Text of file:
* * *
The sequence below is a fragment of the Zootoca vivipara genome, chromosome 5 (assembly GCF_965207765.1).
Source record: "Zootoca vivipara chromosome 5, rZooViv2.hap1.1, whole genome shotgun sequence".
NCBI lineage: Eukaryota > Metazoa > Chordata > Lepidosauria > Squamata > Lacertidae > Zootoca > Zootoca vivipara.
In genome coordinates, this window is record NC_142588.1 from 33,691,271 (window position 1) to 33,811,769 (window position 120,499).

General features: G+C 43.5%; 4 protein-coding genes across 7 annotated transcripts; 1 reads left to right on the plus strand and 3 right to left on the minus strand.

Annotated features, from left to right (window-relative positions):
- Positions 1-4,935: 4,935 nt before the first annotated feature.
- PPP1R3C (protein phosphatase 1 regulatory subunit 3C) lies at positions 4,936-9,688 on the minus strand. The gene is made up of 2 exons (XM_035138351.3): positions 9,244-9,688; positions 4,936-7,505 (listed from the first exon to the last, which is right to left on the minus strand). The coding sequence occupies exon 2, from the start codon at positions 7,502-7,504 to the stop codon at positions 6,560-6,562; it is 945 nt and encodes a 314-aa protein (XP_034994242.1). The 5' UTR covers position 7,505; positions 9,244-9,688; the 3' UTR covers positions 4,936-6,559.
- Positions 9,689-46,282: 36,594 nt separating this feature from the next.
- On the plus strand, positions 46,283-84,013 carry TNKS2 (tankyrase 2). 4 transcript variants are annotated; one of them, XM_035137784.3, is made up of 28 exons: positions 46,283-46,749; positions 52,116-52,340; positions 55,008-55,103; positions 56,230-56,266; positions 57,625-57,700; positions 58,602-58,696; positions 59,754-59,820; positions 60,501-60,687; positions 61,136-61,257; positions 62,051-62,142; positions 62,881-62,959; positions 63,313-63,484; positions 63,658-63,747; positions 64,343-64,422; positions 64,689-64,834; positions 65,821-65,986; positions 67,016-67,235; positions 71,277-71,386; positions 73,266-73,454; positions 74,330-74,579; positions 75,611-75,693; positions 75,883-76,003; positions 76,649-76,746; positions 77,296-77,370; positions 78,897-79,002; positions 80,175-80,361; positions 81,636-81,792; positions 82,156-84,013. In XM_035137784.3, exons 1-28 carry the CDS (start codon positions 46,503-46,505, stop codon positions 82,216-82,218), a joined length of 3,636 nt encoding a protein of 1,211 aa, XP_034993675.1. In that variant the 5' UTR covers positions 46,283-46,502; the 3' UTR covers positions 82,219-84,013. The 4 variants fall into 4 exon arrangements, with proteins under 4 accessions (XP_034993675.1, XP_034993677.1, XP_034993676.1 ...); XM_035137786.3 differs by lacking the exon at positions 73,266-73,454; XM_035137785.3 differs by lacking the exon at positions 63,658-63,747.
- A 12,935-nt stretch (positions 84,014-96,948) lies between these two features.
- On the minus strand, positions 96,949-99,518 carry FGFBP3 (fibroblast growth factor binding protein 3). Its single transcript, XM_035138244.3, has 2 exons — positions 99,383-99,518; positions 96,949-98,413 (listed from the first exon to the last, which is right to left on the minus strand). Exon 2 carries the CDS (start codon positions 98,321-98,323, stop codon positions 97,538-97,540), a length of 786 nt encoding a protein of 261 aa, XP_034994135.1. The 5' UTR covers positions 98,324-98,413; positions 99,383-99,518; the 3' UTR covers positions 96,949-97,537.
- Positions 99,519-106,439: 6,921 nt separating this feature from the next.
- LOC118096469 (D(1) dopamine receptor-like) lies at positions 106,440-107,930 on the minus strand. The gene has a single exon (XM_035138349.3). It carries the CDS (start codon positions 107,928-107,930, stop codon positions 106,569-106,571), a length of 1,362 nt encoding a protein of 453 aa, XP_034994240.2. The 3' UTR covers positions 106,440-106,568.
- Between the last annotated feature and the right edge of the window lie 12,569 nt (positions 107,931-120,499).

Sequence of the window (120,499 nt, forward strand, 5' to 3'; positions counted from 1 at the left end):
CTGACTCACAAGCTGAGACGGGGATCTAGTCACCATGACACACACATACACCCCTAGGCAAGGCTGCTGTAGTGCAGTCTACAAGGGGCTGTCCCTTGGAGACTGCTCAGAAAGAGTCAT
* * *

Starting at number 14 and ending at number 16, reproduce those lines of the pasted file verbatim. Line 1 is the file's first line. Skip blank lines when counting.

- LOC118096469 (D(1) dopamine receptor-like) lies at positions 106,440-107,930 on the minus strand. The gene has a single exon (XM_035138349.3). It carries the CDS (start codon positions 107,928-107,930, stop codon positions 106,569-106,571), a length of 1,362 nt encoding a protein of 453 aa, XP_034994240.2. The 3' UTR covers positions 106,440-106,568.
- Between the last annotated feature and the right edge of the window lie 12,569 nt (positions 107,931-120,499).

Sequence of the window (120,499 nt, forward strand, 5' to 3'; positions counted from 1 at the left end):